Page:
Italian companies may work in Congo, complying with international rules, but nobody wants it, because on the one hand, war is a deterrent and, on the other, it is much easier to get ores paying children with a banana or some peanuts. Can you understand how much we are threatening our children's future, if we do not react to such cynicism? By destroying women, we are questioning our present and by destroying children, we are putting a halt to our future.

What is the outcome of such behaviours?

Today people talk of millions of deaths. Somebody even says that this figure reaches six million people. News on Congo deal with massacres every day. Hundreds of thousands of women are repeatedly raped. The youngest child I treated was six months old and the oldest woman could not tell her age but was certainly over eighty. Their bodies had been devastated indescribably.

Currently, approximately 4 million Congolese are forced to move from one village to another every three months, following attacks they suffer, becoming displaced persons. They have no fields, they have no water, they have no food, they have no treatment: they are candidates for death. You may also ask what I am telling you to the numerous Italian missionaries from different congregations who, from Congo remotest places, have created bridges with Italy.

What I want to ask you today is therefore, first of all, to continue building bridges and not walls covered by barbed wire. Secondly, I would like to tell you that a UN report was drafted by experts from the High Commissioner for Human Rights, which identified 617 war crimes, crimes against humanity and even genocide crimes. This report was issued ten years ago and no recommendation contained in it has been implemented. Unfortunately, people who buried alive women in Mwenga, who burnt Kasika, who set fire to churches, who murdered priests and archbishops, are also those who govern the country. These people will continue to kill under the eyes of the whole world. So, please, ladies and gentlemen, help us demand justice. Italy is a European power. You Italians, even if you doubt it, can lobby so that such report will not be kept in a drawer. And hopefully one day evidence and witnesses will no longer disappear.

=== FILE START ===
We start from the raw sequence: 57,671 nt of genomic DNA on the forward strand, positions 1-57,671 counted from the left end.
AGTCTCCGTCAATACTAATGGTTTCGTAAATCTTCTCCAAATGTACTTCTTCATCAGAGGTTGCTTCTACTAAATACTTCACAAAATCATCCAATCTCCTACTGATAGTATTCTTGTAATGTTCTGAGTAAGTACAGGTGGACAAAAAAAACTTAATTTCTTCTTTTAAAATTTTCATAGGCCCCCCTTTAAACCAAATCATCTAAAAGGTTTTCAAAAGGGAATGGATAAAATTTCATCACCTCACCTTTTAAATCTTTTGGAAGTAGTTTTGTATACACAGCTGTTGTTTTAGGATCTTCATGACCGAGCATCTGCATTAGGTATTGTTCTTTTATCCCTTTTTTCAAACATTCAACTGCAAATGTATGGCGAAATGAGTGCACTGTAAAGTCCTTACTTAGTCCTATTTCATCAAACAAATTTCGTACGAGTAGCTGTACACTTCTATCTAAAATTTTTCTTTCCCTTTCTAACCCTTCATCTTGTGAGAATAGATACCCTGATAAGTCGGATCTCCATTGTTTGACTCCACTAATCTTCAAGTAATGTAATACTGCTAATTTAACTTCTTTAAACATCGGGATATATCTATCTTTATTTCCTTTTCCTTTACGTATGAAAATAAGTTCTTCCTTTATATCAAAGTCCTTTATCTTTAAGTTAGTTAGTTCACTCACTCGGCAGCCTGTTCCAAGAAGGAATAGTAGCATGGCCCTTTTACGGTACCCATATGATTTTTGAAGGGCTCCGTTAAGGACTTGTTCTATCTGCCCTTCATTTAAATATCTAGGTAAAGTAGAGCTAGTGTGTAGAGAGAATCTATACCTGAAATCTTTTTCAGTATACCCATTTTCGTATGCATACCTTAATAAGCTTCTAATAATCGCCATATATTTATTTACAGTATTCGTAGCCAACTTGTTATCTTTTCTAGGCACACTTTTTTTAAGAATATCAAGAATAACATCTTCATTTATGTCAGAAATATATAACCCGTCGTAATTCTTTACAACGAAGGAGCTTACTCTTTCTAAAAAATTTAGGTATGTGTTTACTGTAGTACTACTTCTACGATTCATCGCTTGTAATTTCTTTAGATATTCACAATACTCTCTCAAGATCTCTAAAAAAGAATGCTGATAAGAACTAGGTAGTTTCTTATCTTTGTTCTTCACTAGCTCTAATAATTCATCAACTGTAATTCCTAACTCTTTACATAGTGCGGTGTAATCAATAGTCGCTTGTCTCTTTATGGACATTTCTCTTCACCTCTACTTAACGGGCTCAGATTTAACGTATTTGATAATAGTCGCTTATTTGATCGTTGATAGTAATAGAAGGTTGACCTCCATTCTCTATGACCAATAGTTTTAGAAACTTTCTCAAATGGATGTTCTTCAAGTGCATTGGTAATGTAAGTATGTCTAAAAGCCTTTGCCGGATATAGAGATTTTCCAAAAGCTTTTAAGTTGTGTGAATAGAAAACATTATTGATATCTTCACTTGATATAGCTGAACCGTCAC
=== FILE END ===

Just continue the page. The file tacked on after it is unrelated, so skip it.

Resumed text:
Today we need all of you to urge the Security Council to create an international court to judge these crimes and to push back the gruesome war in the Democratic Republic of Congo. We believe in it, not because we want people to go to prison, but because we want those who committed crimes to stop doing so. We want women’s position in society to be respected and them no longer to be considered as a sub-class to be mistreated. Only justice can ensure moral values in a society.

Translated by Valentina Gianoli 

Denis Mukwege, Congolese physician, Nobel Peace Prize 2018

Analysis by Denis Mukwege, Congolese physician, Nobel Peace Prize 2018

23 May 2019